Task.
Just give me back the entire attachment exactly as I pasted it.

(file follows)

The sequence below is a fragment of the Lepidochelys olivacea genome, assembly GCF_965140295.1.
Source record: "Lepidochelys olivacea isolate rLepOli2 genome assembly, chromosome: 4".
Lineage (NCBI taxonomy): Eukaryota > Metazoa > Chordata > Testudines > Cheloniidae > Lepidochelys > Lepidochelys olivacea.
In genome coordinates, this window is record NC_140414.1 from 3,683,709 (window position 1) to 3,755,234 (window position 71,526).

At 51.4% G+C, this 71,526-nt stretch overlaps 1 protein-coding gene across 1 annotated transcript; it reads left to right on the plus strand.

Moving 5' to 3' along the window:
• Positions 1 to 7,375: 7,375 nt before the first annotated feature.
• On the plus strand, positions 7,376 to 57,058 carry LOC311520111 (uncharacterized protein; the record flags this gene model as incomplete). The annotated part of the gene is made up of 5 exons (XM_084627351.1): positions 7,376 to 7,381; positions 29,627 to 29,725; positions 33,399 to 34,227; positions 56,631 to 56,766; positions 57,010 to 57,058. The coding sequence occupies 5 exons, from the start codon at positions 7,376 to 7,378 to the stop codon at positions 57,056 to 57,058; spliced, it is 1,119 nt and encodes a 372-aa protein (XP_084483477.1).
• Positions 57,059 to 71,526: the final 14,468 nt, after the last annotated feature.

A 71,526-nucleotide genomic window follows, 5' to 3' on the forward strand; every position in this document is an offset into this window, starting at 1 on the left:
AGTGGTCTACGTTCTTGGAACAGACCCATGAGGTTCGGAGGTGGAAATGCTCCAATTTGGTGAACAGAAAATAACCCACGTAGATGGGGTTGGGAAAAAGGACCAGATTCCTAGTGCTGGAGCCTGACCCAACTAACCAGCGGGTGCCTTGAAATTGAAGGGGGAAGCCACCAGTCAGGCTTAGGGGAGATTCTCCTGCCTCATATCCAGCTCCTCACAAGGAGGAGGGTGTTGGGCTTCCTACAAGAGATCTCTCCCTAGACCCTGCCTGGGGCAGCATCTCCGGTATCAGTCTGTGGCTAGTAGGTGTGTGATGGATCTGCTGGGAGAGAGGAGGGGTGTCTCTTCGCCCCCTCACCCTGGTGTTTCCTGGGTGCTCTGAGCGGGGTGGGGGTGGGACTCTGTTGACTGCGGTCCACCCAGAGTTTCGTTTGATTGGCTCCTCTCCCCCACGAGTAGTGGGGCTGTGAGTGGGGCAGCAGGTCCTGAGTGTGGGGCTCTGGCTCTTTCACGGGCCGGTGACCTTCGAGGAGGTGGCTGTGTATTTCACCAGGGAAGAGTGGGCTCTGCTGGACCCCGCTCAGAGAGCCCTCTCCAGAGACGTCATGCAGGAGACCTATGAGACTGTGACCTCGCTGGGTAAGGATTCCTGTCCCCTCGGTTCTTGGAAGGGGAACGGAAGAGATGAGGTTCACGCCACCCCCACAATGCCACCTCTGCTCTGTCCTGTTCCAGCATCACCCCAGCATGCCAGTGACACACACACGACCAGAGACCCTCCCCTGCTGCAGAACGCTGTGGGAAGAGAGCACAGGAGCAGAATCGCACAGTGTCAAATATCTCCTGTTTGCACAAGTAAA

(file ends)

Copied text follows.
The sequence below is a fragment of the Lepidochelys olivacea genome, assembly GCF_965140295.1.
Source record: "Lepidochelys olivacea isolate rLepOli2 genome assembly, chromosome: 4".
Lineage (NCBI taxonomy): Eukaryota > Metazoa > Chordata > Testudines > Cheloniidae > Lepidochelys > Lepidochelys olivacea.
In genome coordinates, this window is record NC_140414.1 from 3,683,709 (window position 1) to 3,755,234 (window position 71,526).

At 51.4% G+C, this 71,526-nt stretch overlaps 1 protein-coding gene across 1 annotated transcript; it reads left to right on the plus strand.

Moving 5' to 3' along the window:
• Positions 1 to 7,375: 7,375 nt before the first annotated feature.
• On the plus strand, positions 7,376 to 57,058 carry LOC311520111 (uncharacterized protein; the record flags this gene model as incomplete). The annotated part of the gene is made up of 5 exons (XM_084627351.1): positions 7,376 to 7,381; positions 29,627 to 29,725; positions 33,399 to 34,227; positions 56,631 to 56,766; positions 57,010 to 57,058. The coding sequence occupies 5 exons, from the start codon at positions 7,376 to 7,378 to the stop codon at positions 57,056 to 57,058; spliced, it is 1,119 nt and encodes a 372-aa protein (XP_084483477.1).
• Positions 57,059 to 71,526: the final 14,468 nt, after the last annotated feature.

A 71,526-nucleotide genomic window follows, 5' to 3' on the forward strand; every position in this document is an offset into this window, starting at 1 on the left:
AGTGGTCTACGTTCTTGGAACAGACCCATGAGGTTCGGAGGTGGAAATGCTCCAATTTGGTGAACAGAAAATAACCCACGTAGATGGGGTTGGGAAAAAGGACCAGATTCCTAGTGCTGGAGCCTGACCCAACTAACCAGCGGGTGCCTTGAAATTGAAGGGGGAAGCCACCAGTCAGGCTTAGGGGAGATTCTCCTGCCTCATATCCAGCTCCTCACAAGGAGGAGGGTGTTGGGCTTCCTACAAGAGATCTCTCCCTAGACCCTGCCTGGGGCAGCATCTCCGGTATCAGTCTGTGGCTAGTAGGTGTGTGATGGATCTGCTGGGAGAGAGGAGGGGTGTCTCTTCGCCCCCTCACCCTGGTGTTTCCTGGGTGCTCTGAGCGGGGTGGGGGTGGGACTCTGTTGACTGCGGTCCACCCAGAGTTTCGTTTGATTGGCTCCTCTCCCCCACGAGTAGTGGGGCTGTGAGTGGGGCAGCAGGTCCTGAGTGTGGGGCTCTGGCTCTTTCACGGGCCGGTGACCTTCGAGGAGGTGGCTGTGTATTTCACCAGGGAAGAGTGGGCTCTGCTGGACCCCGCTCAGAGAGCCCTCTCCAGAGACGTCATGCAGGAGACCTATGAGACTGTGACCTCGCTGGGTAAGGATTCCTGTCCCCTCGGTTCTTGGAAGGGGAACGGAAGAGATGAGGTTCACGCCACCCCCACAATGCCACCTCTGCTCTGTCCTGTTCCAGCATCACCCCAGCATGCCAGTGACACACACACGACCAGAGACCCTCCCCTGCTGCAGAACGCTGTGGGAAGAGAGCACAGGAGCAGAATCGCACAGTGTCAAATATCTCCTGTTTGCACAAGTAAA